In this installment of the Weigh-In, Uber Freight collaborated with Tim Ghorley to hear his opinions on the industry. Scroll down to watch the video to listen to Tim’s tips and tricks on becoming an owner-operator.
What draws so many of us to the open road is the freedom that truck driving affords you. You can be a company driver, you can lease on to carriers big and small, or you can take the plunge and become an owner-operator, remaining a one-truck operation or scaling up to manage a fleet. I’ve done it all. I worked for a company for nearly 15 years, and with a carrier for five, but nothing compares to being on my own.
Becoming an owner-operator takes discipline, but don’t let the paperwork and money matters scare you away. The best decision I ever made was getting my authority and I wish I’d taken the leap 10 years sooner. The world of possibilities opened up and I had so much more freedom and control over what I did and where I went. It was kind of scary going out into the unknown, but these are the things that helped get me there.
Once I knew I wanted to be on my own, I started reaching out to other drivers who’d become owner-operators for their advice. Their suggestion was to have six months of operating expenses in the bank before you get your authority. That’s for fuel, insurance, startup costs, and all of your living expenses. Everyone has a different situation so you should figure out what’s right for you. I had built-up relationships with shippers that I could depend on during my transition, so once I had 30 days saved up, I felt I was ready to go out on my own. Once you get started, the first 30 to 45 days can be very costly, so you need to have all that money saved.
The task of keeping track of all the paperwork seems intimidating at first, but when you map it all out, most of the forms only need to be completed or filed once a quarter, some once a year. You should investigate the requirements yourself, but if you want the freedom of choosing your loads and picking your lanes, you may want to consider reaching for your authority. It’s the natural next step, and paperwork shouldn’t be what holds you back.
So many drivers go to purchase their first truck and are scared off by the upfront cost of a new rig. They end up coming home with leased used trucks, some with 500K miles on them that they bought for half of what it sold for new. With my old used truck, I started calculating how much I was losing in downtime and how much I was paying in repairs. I realized with all of the money spent and lost, I could’ve purchased two new trucks.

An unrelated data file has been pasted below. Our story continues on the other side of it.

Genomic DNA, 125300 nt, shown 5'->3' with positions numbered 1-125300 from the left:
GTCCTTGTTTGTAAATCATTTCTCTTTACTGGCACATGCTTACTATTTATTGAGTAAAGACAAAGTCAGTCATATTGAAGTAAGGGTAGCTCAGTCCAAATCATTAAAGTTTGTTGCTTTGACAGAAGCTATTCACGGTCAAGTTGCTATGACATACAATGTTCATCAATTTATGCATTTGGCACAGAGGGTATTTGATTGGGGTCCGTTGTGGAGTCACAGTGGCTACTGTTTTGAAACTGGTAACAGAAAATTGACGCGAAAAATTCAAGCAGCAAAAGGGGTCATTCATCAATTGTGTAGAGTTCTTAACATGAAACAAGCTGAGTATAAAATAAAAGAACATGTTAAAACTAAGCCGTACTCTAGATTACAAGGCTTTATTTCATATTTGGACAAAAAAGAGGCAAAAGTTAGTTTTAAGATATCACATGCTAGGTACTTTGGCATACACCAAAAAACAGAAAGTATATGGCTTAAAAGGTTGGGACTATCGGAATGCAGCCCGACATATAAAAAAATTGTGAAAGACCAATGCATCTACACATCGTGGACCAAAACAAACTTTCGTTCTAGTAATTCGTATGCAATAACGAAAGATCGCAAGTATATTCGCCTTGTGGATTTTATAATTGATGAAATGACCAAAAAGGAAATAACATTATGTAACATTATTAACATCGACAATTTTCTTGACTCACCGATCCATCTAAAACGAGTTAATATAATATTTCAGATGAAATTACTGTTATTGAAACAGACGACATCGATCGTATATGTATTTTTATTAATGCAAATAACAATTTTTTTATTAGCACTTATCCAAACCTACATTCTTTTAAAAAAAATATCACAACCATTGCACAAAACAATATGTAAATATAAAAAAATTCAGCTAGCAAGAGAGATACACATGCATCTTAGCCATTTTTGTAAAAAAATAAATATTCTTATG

When it came time to buy my next truck, I saved and went straight for a brand new, 2018 Peterbilt — it’s a beautiful rig. All of a sudden I have zero maintenance costs, zero down time. And it’s a really nice feeling to see my name on the truck versus a company.
Even with a new rig, you need to be ready for unexpected costs. Trucks are mechanical beasts and you’re working them hard — especially if you’re an over the road (OTR) driver. Everyone experiences abnormal breakdowns, a rear-end failure, a blown tire. They’re hard to avoid and even harder to plan for, so always have a reserve account that’s easy to maintain and easy to access. My rule of thumb is to save 10 percent of every dollar you make.
Personally, I like to put all of my maintenance charges straight on a credit card. It’s easy and it allows me to get right back on the road while I rack up points and good credit. I pick up a few extra loads, and then pay off the card in full every month to avoid interest. Relying on a credit card also sets me up for low-interest rates when I purchase my next truck. My dream has always been to own five trucks, so I’m focused on staying organized and building my savings before the next big purchase. In the meantime, I’ll keep my eyes on the road.
Technology has completely changed the game for owner-operators. Every time I pull a load, I write down the rates, the route, all of the details, and every night I input the data in an online tracking system. So not only do I have a daily and weekly record of what I’m owed and what loads are in the pipeline, but I also have records of what seasons were busier and how I’m growing year-over-year.
Freight apps, too, are essential to streamlining operations. Back in the day, you’d have to pull over at a truck stop and use a pay phone to negotiate prices. Sometimes the line was busy, or they’d put you on hold, or accidentally hang up, and by the time you reached the broker and said, “Hey, I want that load,” the load was gone. Now, all of your information is kept in an app and you can pick and choose what loads work for your schedule. There’s no hassle, and the availability of freight is incredible.
For me, truck driving isn’t a job, so much as it’s a way of life. It gives me the chance to do what I love, while being able to see the world from my cab window, one load at a time.
The views expressed in this post are solely those of the individual being featured. Experiences may vary.
We’d love to hear about your own journey to becoming an owner-operator. Feel free to share your story in a comment below or leave us a message at (415) 612–2622.